Porter issue could derail Raider train

With all the drama that Oakland has persisted through in the last several years, the new coaching staff - which brought back some of the old - was supposed to be a refreshing blast of clean air. But the dirty laundry remains and Jerry Porter has been eager to tell the tale.

Oakland Raiders wide receiver Jerry Porter, known for his many moods, has taken that phase of his personality to a new level.

His discontent with the organization was rumored for weeks, first floated by ex-Raider Lincoln Kennedy on a local radio show.

Porter, the Raiders' leading receiver last season with 76 receptions, confirmed on the first day of Raiders training camp he would rather be elsewhere, although he gave two rather conflicting interviews on the same day.

In a column in the San Francisco Chronicle, Porter stated his demand to be traded, detailed a shouting match with coach Art Shell shortly after the new coach was hired and said the argument began over his decision to train at a new home in Florida rather than at the club facility.

The same day, Porter told an Oakland Tribune columnist he was resigned to remaining with the Raiders for two more years until his contract voided, but confirmed his level of unhappiness.

"Everybody, no matter who you work with, has somebody at their job they don't like," Porter said in reference to Shell.

According to a Page 2 column in ESPN.com, Porter's problem with the Raiders goes beyond Shell. At a charity basketball tournament at Venice Beach on July 7, Porter seemed upset about Shell's choice of Tom Walsh as offensive coordinator.

Walsh has not coached in the NFL since 1994, when he was dismissed from the Raiders along with Shell, and he has been out of coaching since 1999. The Raiders had conversations with Mike Martz, who ended up as the Lions offensive coordinator.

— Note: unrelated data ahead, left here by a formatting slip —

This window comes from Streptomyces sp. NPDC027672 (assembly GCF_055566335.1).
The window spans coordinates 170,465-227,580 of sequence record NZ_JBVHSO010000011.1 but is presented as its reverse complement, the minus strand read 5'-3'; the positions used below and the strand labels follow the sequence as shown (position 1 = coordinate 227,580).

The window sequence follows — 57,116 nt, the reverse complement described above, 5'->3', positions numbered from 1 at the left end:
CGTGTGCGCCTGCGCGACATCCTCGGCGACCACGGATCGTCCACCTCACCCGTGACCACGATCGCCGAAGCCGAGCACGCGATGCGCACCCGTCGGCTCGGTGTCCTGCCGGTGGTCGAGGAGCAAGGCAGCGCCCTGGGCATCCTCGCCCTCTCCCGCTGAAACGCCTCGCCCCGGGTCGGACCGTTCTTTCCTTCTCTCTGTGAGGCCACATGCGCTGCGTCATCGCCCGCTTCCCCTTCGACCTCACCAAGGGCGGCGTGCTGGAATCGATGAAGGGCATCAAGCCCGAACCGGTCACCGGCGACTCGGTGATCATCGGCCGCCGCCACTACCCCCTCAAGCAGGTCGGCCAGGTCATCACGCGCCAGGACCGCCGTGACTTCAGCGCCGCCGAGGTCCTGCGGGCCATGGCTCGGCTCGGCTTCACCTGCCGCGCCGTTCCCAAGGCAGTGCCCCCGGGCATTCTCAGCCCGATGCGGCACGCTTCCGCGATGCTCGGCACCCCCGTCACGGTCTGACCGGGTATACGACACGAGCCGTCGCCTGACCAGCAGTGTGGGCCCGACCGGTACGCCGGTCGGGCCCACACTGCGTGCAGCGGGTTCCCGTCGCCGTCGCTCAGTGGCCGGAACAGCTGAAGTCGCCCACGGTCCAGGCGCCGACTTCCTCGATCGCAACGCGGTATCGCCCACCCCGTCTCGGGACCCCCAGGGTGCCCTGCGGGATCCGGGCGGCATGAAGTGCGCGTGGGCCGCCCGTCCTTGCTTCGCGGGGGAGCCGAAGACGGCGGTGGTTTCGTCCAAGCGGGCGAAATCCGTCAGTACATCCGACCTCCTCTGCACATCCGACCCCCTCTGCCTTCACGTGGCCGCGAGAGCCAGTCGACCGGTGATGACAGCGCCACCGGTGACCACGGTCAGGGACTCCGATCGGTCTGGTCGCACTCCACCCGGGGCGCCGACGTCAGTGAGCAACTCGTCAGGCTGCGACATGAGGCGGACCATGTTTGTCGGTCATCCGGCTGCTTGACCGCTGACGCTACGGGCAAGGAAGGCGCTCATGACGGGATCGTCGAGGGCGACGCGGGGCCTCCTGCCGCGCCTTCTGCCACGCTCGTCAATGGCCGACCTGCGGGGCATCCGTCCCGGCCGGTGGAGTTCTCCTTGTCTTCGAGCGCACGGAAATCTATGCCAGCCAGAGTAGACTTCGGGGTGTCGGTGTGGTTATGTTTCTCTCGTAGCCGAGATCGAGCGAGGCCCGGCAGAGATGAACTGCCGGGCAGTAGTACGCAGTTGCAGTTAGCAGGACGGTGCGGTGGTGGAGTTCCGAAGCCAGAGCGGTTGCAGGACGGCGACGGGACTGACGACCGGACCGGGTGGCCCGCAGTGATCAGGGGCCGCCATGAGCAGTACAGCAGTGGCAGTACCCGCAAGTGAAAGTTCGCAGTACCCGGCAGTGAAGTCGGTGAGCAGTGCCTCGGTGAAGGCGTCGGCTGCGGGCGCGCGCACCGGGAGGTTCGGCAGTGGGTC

"I'm furious," Porter said. "They might as well trade me. I wanted Mike Martz as my coach and a real offense that's proven in today's NFL. Not something dusted off from a bed and breakfast in God knows where."

Shell brushed aside the Porter issue, essentially echoing the notion that everyone in life must work with someone they don't like. If Porter produces on the field, Shell said, they would have no problems.

Porter then sustained a calf injury that caused him to miss two days of practice.

Meanwhile, Porter went to and from practice wearing a belt roughly the size of a boxing championship belt adorned with dollar signs. His T-shirt of choice for two days displayed two hands -- one with an extended middle finger and the other pointing at whoever was looking at the shirt.

The bottom line on Porter is the Raiders would sustain a $6.45 million acceleration against the 2007 salary cap if they were to trade him.

There seemed to be no bitterness with Porter's teammates, who have come to expect the unexpected.

However, defensive tackle Warren Sapp did sound off on the Porter issue to Sirius Satellite Radio, a wide-ranging rant which included this choice blast:

"People talk about football being a family. It's not a family," Sapp said. "It's a brotherhood of men. In a family, if the baby is lagging behind, everybody waits for the baby to catch up. We can't wait for the baby to catch up. We've got to go."

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